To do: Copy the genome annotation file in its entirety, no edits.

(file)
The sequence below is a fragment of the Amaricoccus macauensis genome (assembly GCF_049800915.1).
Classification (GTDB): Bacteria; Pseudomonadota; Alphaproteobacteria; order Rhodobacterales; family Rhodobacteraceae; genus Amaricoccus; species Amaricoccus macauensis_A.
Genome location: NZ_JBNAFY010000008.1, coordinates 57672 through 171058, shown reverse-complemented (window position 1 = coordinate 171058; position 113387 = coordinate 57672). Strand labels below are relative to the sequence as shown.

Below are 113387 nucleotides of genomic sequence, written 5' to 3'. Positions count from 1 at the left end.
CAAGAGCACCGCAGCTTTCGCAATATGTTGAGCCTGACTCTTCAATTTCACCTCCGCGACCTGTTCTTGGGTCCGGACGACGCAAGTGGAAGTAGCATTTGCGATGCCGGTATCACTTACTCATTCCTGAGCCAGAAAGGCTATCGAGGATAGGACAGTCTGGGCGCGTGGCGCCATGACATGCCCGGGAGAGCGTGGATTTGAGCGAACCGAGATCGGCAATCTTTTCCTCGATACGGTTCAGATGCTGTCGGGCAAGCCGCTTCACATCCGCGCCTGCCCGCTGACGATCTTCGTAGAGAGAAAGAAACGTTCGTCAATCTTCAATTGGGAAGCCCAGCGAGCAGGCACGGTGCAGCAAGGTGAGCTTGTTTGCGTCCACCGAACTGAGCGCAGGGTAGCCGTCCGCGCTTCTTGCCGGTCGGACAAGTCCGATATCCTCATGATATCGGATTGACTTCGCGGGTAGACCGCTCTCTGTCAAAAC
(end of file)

The sequence below is a fragment of the Amaricoccus macauensis genome (assembly GCF_049800915.1).
Classification (GTDB): Bacteria; Pseudomonadota; Alphaproteobacteria; order Rhodobacterales; family Rhodobacteraceae; genus Amaricoccus; species Amaricoccus macauensis_A.
Genome location: NZ_JBNAFY010000008.1, coordinates 57672 through 171058, shown reverse-complemented (window position 1 = coordinate 171058; position 113387 = coordinate 57672). Strand labels below are relative to the sequence as shown.

Below are 113387 nucleotides of genomic sequence, written 5' to 3'. Positions count from 1 at the left end.
CAAGAGCACCGCAGCTTTCGCAATATGTTGAGCCTGACTCTTCAATTTCACCTCCGCGACCTGTTCTTGGGTCCGGACGACGCAAGTGGAAGTAGCATTTGCGATGCCGGTATCACTTACTCATTCCTGAGCCAGAAAGGCTATCGAGGATAGGACAGTCTGGGCGCGTGGCGCCATGACATGCCCGGGAGAGCGTGGATTTGAGCGAACCGAGATCGGCAATCTTTTCCTCGATACGGTTCAGATGCTGTCGGGCAAGCCGCTTCACATCCGCGCCTGCCCGCTGACGATCTTCGTAGAGAGAAAGAAACGTTCGTCAATCTTCAATTGGGAAGCCCAGCGAGCAGGCACGGTGCAGCAAGGTGAGCTTGTTTGCGTCCACCGAACTGAGCGCAGGGTAGCCGTCCGCGCTTCTTGCCGGTCGGACAAGTCCGATATCCTCATGATATCGGATTGACTTCGCGGGTAGACCGCTCTCTGTCAAAAC